Directorate of International Security and Disarmament, during
his August 28 meeting with S/CT Deputy Shari Villarosa (ref
a). Australian Deputy Chief of Mission Paul Robilliard also
raised the matter in a meeting with the DCM on September 9.
He asked that the USG consider increasing its use of the
facility for training purposes, noting that the Center would
be flexible re USG priorities.



6. (C) The USG has successfully conducted anti-terrorism
classes and conferences at JCLEC in the past, but a regularly
full JCLEC calendar has been problematic for scheduling
purposes. Since 2006, the U.S. Embassy has supported annual
counterterrorism training course at JCLEC (ref c) and a
proposal for a February 2010 training session is in draft.
Diplomatic Security's Anti-Terrorism Assistance program has
conducted training activities at JCLEC in the past (this is
in addition to training conducted at DS/ATA,s own training
center at Megamendung, West Java).



7. (C) JCLEC is an excellent venue for classroom training
and conferences. However, JCLEC does not possess the
facilities needed to implement hands-on CT training exercises
for police, such as firing ranges, explosives demonstration
sites, etc. In addition, use of the facility for some
technical USG activities has to be scheduled as far out as

JAKARTA 00001528 002 OF 002


six months in advance depending upon the time of year, and
USG agencies have sometimes been thwarted in attempts to
schedule training.

ACTION REQUEST



8. (C) Mission requests that S/CT provide guidance as to
whether the December training module, as outlined by the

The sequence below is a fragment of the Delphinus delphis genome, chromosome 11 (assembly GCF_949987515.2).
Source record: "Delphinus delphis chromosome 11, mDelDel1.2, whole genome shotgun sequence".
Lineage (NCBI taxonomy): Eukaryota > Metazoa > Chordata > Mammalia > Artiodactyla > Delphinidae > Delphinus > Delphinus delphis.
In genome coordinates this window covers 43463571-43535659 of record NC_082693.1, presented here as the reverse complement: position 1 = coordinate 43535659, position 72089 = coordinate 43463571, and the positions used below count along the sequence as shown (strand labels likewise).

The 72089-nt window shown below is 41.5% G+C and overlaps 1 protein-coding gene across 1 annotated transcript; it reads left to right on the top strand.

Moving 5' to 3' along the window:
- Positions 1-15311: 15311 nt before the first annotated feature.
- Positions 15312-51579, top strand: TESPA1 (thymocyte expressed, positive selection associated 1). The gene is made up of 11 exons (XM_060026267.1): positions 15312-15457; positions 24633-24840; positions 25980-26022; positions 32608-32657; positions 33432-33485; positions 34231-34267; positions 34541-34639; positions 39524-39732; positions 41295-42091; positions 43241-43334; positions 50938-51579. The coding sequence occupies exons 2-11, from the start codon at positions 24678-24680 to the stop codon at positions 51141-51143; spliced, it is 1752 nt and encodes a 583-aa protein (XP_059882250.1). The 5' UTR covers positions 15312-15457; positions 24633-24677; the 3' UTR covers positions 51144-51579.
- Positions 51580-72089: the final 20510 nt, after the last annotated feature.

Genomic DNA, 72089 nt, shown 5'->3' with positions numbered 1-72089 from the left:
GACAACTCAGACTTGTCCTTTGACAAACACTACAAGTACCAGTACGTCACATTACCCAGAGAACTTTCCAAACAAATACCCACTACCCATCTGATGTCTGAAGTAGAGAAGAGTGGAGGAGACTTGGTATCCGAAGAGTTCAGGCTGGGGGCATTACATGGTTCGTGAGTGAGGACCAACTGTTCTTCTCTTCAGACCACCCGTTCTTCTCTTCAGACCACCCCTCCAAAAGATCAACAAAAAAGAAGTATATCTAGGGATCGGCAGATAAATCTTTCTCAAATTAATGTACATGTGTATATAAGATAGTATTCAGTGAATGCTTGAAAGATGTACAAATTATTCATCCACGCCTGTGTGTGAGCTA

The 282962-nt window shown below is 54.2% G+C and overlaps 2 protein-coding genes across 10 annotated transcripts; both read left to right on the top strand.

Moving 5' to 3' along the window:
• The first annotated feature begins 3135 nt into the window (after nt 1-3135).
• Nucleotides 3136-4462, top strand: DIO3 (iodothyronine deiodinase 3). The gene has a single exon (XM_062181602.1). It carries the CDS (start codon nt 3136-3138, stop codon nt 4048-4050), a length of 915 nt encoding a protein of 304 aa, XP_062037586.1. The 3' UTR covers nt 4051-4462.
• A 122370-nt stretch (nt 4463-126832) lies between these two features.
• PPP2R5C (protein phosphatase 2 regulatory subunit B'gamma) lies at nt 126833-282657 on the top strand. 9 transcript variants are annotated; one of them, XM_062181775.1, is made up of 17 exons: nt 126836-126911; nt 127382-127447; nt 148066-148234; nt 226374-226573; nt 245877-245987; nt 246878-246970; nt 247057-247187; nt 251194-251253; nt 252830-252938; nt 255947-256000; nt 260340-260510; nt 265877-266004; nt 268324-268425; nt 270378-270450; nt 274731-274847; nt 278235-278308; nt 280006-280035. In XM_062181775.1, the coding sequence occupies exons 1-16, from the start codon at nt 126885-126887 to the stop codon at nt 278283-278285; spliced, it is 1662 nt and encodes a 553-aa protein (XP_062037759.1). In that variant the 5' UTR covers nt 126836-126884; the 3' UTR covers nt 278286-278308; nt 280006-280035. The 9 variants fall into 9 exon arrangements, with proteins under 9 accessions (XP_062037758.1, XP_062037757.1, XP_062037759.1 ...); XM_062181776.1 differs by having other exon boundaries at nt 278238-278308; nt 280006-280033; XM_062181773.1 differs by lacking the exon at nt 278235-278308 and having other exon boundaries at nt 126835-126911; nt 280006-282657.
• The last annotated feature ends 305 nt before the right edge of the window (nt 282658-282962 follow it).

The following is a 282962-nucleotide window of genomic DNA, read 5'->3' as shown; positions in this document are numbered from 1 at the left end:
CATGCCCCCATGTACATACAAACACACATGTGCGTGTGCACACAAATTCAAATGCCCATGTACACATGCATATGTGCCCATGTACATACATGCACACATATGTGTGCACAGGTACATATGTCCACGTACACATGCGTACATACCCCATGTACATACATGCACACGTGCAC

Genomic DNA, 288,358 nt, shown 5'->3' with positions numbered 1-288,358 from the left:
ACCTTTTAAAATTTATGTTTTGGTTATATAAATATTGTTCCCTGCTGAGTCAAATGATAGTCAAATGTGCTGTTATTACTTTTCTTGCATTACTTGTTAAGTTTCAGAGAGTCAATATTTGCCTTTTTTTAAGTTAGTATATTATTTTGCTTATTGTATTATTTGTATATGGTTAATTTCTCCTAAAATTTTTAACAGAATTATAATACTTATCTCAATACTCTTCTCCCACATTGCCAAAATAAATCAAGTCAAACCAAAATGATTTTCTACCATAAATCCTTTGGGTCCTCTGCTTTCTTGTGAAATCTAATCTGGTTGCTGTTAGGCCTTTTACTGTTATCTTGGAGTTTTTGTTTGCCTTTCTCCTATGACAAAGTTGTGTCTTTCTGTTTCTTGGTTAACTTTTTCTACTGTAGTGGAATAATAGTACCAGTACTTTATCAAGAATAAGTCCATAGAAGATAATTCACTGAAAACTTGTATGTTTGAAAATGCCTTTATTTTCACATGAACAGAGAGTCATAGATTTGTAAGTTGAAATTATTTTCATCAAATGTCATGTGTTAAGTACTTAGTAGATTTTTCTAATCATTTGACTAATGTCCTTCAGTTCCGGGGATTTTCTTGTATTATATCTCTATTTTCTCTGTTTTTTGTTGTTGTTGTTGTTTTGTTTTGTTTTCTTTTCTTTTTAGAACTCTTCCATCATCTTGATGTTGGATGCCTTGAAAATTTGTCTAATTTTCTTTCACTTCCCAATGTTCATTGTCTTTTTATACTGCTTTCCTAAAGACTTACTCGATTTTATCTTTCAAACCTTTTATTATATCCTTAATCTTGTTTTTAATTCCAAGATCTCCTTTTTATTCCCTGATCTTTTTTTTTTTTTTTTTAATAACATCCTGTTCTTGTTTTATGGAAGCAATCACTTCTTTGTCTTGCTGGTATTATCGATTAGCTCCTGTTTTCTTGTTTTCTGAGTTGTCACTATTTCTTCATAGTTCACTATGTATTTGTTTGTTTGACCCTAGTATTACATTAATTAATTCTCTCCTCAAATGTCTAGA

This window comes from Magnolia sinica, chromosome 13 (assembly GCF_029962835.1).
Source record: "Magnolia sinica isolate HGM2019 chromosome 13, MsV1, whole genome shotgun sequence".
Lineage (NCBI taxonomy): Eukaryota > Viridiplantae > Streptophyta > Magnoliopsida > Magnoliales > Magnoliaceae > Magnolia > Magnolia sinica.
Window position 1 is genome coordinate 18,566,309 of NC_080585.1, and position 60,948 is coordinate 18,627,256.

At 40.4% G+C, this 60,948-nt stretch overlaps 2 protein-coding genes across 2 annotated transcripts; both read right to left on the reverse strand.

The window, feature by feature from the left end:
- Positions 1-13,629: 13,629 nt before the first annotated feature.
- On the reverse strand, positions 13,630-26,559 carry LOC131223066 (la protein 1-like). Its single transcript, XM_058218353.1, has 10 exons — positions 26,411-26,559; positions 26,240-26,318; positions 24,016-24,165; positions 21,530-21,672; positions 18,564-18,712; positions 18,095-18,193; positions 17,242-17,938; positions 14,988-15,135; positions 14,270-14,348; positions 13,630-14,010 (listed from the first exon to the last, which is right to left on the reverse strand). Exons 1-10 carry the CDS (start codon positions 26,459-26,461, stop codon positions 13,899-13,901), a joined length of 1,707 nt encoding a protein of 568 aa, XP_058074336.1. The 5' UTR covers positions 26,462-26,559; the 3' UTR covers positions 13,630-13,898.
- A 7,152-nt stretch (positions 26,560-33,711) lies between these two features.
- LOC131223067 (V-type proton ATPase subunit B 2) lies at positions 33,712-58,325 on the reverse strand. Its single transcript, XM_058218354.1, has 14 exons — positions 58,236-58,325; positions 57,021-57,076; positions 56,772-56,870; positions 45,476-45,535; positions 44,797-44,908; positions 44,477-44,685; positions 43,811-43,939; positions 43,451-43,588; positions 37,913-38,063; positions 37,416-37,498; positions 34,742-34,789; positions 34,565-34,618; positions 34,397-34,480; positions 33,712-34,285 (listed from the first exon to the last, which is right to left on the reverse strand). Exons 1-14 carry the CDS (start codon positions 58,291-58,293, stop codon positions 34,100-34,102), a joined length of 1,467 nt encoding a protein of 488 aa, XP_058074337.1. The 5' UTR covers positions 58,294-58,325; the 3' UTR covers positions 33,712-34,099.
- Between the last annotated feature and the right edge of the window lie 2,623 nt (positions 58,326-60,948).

training center's co-directors, could be funded as part of
USG efforts to provide training to GOI law enforcement
officials and thus build capacity. Mission strongly supports
this initiative as an opportunity to reinforce USG-GOI
Partnership priorities and also to further regional CT links
with Australia. Despite the problems reviewed above re use
of the facility, we believe that Indonesia and Australia are
now trying to be as flexible as possible and, as a matter of
sound diplomacy, we should take them up on this offer if at
all possible.

FURTHER BACKGROUND INFORMATION ON JCLEC



9. (SBU) The Jakarta Center for Law Enforcement Cooperation
(JCLEC) was established in 2004 and is housed in the
Indonesian National Police Academy in Semarang, Central Java.
It was founded in reaction to Indonesia's terrorist problem
and specifically in the wake of the October 2002 Bali
bombings which killed 202 people, including many Australian
nationals. The Australian government has committed funds of
around USD 35 million to the Center through 2009 and has
dedicated Australian Federal Police officers permanently
assigned to the facility. The Center's focus is to provide
regional governments in Asia with the opportunity to request
operational support to address terrorism activities and other
transnational crimes. The JCLEC Board of Patrons includes
senior GOI law enforcement and CT officials, including the
Head of the Indonesian National Police and the DEPLU Director
for Counterterrorism.

OSIUS